• Increases the limit on the tax credit for paid family leave wages, allowing the credit on up to $12,000 in paid family leave wages. (Currently, the tax credit for paid FMLA is limited to $200 per day, and $10,000 total per employee.)
  • Adds a nondiscrimination rule to the paid leave payroll tax credits, establishing that employers could not claim the tax credits if paid leave provided to employees discriminates in favor of highly compensated employees or full-time employees, or discriminates on the basis of employment tenure with the employer.
  • Currently, government employers, including state and local government employers, are not allowed to claim paid leave payroll tax credits. The House’s version would provide that certain state and local governments, as well as 501(c)(1) federal government entities, are tax-credit eligible.

Early this week, the Congressional Research Service (CRS) released an 18-page report outlining the provisions of the House version, including the FFCRA leave provisions.  As always, my colleague, Sebastian Chilco, kept me up to speed on what was contained within the House bill.  (Thanks, Sebastian, and everyone within our Littler Workplace Policy Institute!)

The Senate is taking up the American Rescue Plan this week, so we will know within the upcoming week what the final FFCRA package looks like.

Stay tuned . . .

I am often asked to share my favorite resource materials and conferences involving the FMLA and ADA.

I recognize budgets are tight this year. So, if you have the ability to attend just one conference this year on the FMLA and ADA or if you’re looking for a free FMLA resource, keep reading.

First, the (Free) FMLA Bible

Every February, the American Bar Association’s Federal Labor Standards Legislation Committee publishes a comprehensive report of FMLA decisions handed down by the federal courts in the previous year. Although this little FMLA blog catches a few of the big FMLA cases as they occur throughout the year, the ABA’s annual report includes all FMLA decisions from this past year.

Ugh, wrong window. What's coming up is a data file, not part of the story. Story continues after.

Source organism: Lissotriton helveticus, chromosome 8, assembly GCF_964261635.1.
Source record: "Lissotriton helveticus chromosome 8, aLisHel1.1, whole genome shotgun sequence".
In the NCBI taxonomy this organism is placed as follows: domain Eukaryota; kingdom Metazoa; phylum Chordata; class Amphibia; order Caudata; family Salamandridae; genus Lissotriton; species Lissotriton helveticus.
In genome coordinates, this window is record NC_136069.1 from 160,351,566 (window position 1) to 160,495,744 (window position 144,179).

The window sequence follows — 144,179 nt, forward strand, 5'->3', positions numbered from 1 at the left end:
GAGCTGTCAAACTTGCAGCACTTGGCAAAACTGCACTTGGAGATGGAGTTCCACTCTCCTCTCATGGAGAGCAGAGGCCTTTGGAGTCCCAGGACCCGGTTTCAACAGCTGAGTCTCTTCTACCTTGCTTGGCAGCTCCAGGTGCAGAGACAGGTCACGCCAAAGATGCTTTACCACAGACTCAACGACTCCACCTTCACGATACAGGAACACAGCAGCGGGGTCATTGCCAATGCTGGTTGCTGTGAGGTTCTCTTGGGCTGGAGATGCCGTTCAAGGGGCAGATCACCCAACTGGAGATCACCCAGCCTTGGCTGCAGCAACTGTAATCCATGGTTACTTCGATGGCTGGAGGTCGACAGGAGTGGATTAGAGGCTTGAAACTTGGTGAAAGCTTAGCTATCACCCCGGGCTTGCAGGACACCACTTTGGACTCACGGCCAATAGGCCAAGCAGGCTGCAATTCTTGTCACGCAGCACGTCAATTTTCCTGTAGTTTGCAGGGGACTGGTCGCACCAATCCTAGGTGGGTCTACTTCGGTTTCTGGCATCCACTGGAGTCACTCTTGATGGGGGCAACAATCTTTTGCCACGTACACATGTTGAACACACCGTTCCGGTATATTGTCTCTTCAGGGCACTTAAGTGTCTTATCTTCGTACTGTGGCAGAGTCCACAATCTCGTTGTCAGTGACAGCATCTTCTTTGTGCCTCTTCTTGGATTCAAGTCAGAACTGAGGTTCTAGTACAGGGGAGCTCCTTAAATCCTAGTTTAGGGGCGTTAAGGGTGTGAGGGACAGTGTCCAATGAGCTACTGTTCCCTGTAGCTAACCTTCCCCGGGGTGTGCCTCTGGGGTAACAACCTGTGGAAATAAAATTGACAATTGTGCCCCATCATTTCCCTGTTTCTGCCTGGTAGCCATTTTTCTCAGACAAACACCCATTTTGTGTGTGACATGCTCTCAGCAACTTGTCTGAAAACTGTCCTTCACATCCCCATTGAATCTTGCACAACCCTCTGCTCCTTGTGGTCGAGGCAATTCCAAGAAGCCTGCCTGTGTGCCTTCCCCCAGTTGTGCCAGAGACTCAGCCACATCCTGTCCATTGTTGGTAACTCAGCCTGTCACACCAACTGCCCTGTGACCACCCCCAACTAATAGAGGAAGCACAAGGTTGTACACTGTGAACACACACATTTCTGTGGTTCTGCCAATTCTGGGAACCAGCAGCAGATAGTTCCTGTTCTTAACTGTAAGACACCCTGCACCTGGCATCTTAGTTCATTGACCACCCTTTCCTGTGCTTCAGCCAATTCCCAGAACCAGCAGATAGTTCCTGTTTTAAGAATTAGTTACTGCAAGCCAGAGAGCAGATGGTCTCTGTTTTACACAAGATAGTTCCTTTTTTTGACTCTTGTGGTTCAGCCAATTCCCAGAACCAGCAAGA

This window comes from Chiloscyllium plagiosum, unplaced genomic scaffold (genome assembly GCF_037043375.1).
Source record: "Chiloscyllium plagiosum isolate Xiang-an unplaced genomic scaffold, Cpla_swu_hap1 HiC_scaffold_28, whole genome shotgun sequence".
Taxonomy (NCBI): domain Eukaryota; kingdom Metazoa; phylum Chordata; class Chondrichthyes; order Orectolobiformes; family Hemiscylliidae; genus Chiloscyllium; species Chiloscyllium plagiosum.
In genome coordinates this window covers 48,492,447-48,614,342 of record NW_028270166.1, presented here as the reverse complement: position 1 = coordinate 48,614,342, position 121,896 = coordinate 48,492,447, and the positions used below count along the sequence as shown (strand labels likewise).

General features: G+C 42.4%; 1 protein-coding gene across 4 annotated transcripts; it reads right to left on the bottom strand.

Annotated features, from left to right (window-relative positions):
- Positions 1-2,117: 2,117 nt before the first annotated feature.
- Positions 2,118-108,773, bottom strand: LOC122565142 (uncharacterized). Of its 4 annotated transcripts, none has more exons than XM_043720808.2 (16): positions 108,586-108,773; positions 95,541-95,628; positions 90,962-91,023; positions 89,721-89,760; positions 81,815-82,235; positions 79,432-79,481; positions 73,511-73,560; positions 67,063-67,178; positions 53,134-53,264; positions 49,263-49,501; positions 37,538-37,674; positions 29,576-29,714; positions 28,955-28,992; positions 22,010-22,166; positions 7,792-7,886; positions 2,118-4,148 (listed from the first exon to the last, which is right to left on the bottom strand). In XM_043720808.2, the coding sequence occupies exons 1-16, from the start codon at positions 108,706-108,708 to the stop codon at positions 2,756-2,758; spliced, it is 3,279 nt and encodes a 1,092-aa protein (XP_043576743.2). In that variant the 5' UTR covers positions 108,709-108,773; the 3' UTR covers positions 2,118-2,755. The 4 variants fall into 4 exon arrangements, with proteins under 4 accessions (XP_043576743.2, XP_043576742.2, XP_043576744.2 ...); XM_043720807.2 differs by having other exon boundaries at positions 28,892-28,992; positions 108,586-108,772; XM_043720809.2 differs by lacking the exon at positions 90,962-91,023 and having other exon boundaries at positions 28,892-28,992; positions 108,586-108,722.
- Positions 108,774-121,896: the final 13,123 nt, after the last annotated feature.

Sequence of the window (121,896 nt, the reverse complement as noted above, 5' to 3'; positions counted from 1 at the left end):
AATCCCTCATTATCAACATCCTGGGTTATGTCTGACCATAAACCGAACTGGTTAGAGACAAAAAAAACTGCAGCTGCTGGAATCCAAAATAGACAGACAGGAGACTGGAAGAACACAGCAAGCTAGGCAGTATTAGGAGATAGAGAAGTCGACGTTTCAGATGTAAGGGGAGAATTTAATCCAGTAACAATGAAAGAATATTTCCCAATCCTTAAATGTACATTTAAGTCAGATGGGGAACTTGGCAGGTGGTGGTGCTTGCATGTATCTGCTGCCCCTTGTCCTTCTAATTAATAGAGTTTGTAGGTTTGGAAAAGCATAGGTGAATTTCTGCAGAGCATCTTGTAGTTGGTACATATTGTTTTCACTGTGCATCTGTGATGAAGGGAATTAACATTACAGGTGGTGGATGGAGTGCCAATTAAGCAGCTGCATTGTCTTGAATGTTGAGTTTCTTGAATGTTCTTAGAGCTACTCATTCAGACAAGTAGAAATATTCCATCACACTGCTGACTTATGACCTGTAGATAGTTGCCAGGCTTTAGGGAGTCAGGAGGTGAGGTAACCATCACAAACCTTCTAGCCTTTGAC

This year’s report is as comprehensive as always — it summarizes 2020 FMLA decisions in a user-friendly manner and is a great reference for me throughout the year.

This year’s report, which was just released and is FREE, can be accessed here (pdf). I encourage you to print it off and keep it by your side as a valuable FMLA resource.

If You Want the Conference AND the Materials

One of my favorite presentations I provide each year takes place at the ADA and FMLA Compliance Update hosted by the National Employment Law Institute (NELI). NELI’s ADA and FMLA conference is an event you cannot miss. Really, I cannot say enough about the organization — owners Sascha and Todd Miller put together the finest experts on ADA and FMLA who tackle the key issues in a practical way.

This year, the ADA & FMLA Compliance seminar will be virtual and offered twice — April 7-9 and April 21-23.  This year’s seminar information can be accessed on NELI’s website here. (Mention my name and they’ll give you a nice discount.)

Not to scare you away, but I will be presenting on the FMLA at both sessions. And I’m always excited to present along side David Fram, who (in my humble opinion) is the single best presenter on ADA issues in the history of the universe.

Among other hot-button issues, we’ll cover the following on FMLA:

  • How the Biden Administration’s Department of Labor likely will enforce FMLA issues
  • The latest developments at the DOL, including recent FMLA opinion letters
  • FFCRA update, assuming there is an update in early April!
  • Employee notice issues, particularly where notice must be provided to the employer and a third-party administrator
  • How far employers can go when requiring employees to provide notice of intermittent absences according to specific employer procedures
  • Returning an employee to the same or equivalent position